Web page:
Everyone Can Serve: Honoring Dr. Martin Luther King Jr.

The Millbrook School community honored the memory of Dr. Martin Luther King Jr. with a day of service and reflection. Mindful of Dr. King’s invocation to greatness through service; “Everybody can be great, because everybody can serve,” students fanned out across campus and beyond to put words into action.
The third form traveled to the Bronx River Reservation in White Plains for a litter cleanup along the river. Students added nearly 1000 pounds of trash to a pile gathered by other volunteers to help heal the fragile ecosystem along the waterway.
Fourth and fifth form students watched Selma, the 2014 film about the struggle for civil rights in early 1960s Alabama and then went on to workshops led by faculty. Billy Thom used words and ideas from Dr. King's speeches and sermons to embolden students to uncover their personal truths. He then led groups in a storytelling activity and encouraged students to share their stories more widely as a way of strengthening community. Prince Botchway shared clips of Loretta J. Ross's TED Talk: Don't call people out, call them in. Students were then asked to journal and quietly reflect on times when they felt called out and to explore ways to choose love, understand one another, and accept and embrace differences. History teacher Jack Harlan focused on the roots and meaning of the word “service.” While engaging with primary sources from Dr. King, bell hooks, and Brene Brown, students thought deeply about the meaning and reality of service and what it means to truly serve others.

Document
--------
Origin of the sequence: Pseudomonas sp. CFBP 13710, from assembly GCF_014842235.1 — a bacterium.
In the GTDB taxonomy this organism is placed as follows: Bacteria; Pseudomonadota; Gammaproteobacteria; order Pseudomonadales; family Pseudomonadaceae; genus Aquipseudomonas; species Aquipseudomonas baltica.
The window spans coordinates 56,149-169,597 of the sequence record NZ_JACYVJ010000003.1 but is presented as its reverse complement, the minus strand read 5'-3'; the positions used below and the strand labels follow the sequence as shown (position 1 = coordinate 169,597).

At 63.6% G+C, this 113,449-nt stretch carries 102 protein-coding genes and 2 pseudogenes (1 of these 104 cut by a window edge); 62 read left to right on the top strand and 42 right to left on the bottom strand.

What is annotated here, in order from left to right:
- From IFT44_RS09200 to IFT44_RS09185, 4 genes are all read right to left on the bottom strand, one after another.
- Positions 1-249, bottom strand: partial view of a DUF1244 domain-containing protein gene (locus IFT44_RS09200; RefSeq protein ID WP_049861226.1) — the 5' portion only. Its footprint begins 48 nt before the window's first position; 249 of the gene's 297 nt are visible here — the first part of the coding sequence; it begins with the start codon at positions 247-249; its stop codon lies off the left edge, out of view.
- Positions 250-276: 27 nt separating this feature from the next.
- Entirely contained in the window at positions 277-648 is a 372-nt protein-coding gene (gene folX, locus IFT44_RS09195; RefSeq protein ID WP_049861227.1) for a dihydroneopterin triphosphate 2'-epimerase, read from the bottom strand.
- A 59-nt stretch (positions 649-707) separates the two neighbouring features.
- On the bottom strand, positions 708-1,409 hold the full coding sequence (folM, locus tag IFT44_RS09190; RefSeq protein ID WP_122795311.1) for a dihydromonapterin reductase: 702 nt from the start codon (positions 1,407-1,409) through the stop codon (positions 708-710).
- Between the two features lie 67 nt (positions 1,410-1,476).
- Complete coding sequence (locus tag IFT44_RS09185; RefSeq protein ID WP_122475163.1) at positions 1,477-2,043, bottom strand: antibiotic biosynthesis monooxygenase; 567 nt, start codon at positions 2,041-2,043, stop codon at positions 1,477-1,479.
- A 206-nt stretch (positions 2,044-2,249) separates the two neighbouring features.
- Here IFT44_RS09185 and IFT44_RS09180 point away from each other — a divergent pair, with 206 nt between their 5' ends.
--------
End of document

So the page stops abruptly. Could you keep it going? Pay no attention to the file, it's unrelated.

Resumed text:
Kathy Havard presented information about the impacts of legislation on disenfranchisement. Students analyzed data to make connections between state and federal laws and voter turnout. Sixth formers Ava Raiser and Madison Weis led a voting simulation, dividing students into groups opposed on an issue. Representatives from the United Way and Dutchess Outreach were also on campus to discuss their work and to encourage student engagement. 
The VIth form traveled to Albany to participate in the Dr. Martin Luther King Jr. Beloved Community March through the streets of the state capital. Back on campus, students did maintenance work at the Trevor Zoo while others cleaned and made repairs in cooperation with Aramark dining hall staff. Commemorative activities culminated with a student-led panel discussion with reflections on Dr. King’s words. 
No comments have been posted